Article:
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Spachmam, Philipp J.; May, Matthias; Vetterlein, Malte W.; Fritsche, Hans-Martin; Lebentrau, Steffen; Schostak, Martin; Wagenlehner, Florian M.; Burger, Maximilian; Weylandt, Karsten-Henrich; Salzberger, Bernd; Brookman-May, Sabine D.; Gilfrich, Christian (2019): Awareness and perception of multidrug-resistant organisms and antimicrobial therapy among internists vs. surgeons of different specialties: Results from the German MR2 Survey. In: Caspian Journal of Internal Medicine, Vol. 10, No. 2: pp. 132-141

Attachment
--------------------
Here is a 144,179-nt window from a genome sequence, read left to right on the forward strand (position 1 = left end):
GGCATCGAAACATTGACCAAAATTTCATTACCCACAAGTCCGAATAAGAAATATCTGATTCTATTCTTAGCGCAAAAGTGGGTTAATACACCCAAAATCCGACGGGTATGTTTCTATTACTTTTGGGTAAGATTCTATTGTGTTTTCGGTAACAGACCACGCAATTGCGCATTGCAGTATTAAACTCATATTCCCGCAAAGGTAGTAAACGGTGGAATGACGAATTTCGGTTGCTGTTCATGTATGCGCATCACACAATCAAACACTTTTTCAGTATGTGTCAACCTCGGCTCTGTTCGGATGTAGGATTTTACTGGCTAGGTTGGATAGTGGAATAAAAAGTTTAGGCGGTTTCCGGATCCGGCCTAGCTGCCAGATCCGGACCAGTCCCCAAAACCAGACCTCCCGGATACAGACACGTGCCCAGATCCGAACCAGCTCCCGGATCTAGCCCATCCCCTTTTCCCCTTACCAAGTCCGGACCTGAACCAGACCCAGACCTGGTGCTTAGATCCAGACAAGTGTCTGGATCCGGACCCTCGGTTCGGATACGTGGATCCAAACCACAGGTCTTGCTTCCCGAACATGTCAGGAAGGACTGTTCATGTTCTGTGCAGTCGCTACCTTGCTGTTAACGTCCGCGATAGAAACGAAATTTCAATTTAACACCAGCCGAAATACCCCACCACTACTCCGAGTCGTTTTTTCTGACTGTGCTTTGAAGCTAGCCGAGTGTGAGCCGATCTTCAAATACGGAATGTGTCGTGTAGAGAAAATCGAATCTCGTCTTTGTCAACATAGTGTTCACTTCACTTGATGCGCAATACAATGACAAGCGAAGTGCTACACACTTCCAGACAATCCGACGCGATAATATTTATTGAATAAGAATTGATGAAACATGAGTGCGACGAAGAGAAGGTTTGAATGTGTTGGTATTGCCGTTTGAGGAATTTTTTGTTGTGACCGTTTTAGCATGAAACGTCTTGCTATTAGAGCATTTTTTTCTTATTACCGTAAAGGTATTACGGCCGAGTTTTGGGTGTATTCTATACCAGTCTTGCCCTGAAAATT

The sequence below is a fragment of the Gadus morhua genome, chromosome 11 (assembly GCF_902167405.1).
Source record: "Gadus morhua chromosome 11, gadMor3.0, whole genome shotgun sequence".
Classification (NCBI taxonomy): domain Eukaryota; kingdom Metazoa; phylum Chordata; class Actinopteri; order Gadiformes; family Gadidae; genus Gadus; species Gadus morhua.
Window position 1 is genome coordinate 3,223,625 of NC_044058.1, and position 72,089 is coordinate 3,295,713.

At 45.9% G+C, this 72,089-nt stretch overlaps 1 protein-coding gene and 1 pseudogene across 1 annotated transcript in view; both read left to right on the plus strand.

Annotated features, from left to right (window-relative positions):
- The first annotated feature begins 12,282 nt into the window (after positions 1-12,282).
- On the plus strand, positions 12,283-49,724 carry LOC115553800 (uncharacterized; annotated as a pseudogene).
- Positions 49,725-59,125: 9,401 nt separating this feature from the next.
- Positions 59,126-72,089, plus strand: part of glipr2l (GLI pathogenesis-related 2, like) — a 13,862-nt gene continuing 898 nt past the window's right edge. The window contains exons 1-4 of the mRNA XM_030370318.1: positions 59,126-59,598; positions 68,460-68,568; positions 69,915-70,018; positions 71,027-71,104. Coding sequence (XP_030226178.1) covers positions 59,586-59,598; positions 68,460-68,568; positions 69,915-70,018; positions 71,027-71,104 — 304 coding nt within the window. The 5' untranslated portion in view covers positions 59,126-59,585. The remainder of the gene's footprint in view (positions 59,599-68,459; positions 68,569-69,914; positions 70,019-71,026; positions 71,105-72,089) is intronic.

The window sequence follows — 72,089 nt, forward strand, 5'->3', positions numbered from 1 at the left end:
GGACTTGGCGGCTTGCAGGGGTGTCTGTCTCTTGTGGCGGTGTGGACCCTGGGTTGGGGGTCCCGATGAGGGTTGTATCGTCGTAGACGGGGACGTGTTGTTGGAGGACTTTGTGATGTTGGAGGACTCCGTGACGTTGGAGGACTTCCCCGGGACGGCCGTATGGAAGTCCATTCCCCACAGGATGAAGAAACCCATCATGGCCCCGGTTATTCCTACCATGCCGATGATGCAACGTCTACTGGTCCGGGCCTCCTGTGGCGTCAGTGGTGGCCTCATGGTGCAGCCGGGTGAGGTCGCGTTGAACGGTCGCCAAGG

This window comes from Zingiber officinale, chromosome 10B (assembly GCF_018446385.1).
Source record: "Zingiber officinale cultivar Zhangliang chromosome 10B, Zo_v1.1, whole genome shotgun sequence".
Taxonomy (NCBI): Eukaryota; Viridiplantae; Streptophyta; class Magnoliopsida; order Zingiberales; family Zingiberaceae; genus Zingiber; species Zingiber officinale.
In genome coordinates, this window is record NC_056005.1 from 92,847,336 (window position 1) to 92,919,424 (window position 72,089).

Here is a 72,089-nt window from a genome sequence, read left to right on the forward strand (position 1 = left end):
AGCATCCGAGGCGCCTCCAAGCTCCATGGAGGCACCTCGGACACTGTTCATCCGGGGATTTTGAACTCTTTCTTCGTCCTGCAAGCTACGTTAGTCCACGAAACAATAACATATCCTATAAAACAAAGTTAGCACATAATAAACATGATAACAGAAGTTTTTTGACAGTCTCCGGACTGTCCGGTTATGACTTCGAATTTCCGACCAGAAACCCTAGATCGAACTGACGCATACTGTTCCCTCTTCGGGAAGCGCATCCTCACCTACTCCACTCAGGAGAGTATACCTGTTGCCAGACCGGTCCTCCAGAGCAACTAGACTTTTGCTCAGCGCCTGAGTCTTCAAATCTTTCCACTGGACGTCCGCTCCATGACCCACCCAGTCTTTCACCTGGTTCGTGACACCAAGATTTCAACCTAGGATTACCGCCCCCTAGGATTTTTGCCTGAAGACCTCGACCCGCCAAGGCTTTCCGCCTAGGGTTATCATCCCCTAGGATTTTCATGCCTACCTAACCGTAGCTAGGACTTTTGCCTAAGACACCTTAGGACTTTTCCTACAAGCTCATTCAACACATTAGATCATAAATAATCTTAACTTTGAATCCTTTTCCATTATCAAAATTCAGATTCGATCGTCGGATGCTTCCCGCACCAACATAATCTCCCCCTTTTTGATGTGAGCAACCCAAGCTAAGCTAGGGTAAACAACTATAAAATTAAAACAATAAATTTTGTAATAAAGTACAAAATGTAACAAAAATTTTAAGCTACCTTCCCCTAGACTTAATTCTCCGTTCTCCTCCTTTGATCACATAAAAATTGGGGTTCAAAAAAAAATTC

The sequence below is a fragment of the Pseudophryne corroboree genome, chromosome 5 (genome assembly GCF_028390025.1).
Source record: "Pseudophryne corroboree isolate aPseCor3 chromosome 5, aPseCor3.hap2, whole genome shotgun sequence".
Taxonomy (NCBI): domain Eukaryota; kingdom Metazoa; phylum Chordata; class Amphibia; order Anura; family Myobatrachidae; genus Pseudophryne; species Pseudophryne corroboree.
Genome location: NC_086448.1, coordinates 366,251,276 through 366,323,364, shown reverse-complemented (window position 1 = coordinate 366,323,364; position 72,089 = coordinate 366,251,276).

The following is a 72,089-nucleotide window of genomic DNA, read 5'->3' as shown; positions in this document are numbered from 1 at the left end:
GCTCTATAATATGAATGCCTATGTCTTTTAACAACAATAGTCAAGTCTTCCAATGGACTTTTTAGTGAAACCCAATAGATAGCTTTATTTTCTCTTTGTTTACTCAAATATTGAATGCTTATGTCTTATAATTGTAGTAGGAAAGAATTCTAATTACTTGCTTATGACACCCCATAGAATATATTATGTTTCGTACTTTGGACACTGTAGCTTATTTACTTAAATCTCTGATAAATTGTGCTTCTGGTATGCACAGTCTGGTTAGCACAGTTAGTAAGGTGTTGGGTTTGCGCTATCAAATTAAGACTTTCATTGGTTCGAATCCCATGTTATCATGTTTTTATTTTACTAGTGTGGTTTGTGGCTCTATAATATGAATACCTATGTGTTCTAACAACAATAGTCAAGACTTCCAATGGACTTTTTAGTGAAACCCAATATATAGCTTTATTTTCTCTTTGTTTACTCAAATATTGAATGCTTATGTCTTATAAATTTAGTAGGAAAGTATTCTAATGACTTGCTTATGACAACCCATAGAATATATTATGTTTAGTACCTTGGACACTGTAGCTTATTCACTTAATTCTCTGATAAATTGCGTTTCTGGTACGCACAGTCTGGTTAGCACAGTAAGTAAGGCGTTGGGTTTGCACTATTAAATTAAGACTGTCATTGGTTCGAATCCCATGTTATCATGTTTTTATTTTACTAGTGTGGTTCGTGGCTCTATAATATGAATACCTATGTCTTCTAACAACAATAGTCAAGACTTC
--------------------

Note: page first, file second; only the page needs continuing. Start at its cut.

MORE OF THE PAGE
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Background: Recently, antibiotic resistance rates have risen substantially and care for patients infected with multidrug-resistant organisms (MDRO) has become a common problem in most in - and outpatient settings. The objectives of the study were to compare the awareness, perception, and knowledge of MDRO and rational antibiotic use between physicians from different medical specialties in German hospitals. Methods: A 35-item questionnaire was sent to specialists in internal medicine (internists), gynecologists, urologists, and general surgeons (non-internists) in 18 German hospitals. Likert-scales were used to evaluate awareness and perception of personal performance regarding care for patients infected with MDRO and rational use of antibiotics. Additionally, two items assessing specific knowledge in antibiotic therapy were included. The impact of medical specialty on four predetermined endpoints was assessed by multivariate logistic regression. Results: 43.0% (456/1061) of recipients responded. Both internists and non-internists had low rates of training in antibiotic stewardship. 50.8% of internists and 58.6% of non-internists had attended special training in rational antibiotic use or care for patients infected with MDRO in the 12 months prior to the study. Internists deemed themselves more confidently to choose the indications for screening patients for colonization with methicillin-resistant Staphylococcus aureus (P=0.004) and to initiate adequate infection control measures (P=0.002) than other specialties. However, there was no significant difference between internists and other specialists regarding the two items assessing specific knowledge in antibiotic therapy and infection control. Conclusion: Among the study participants, a considerable need for advanced training in the study subjects was seen, regardless of the medical specialty.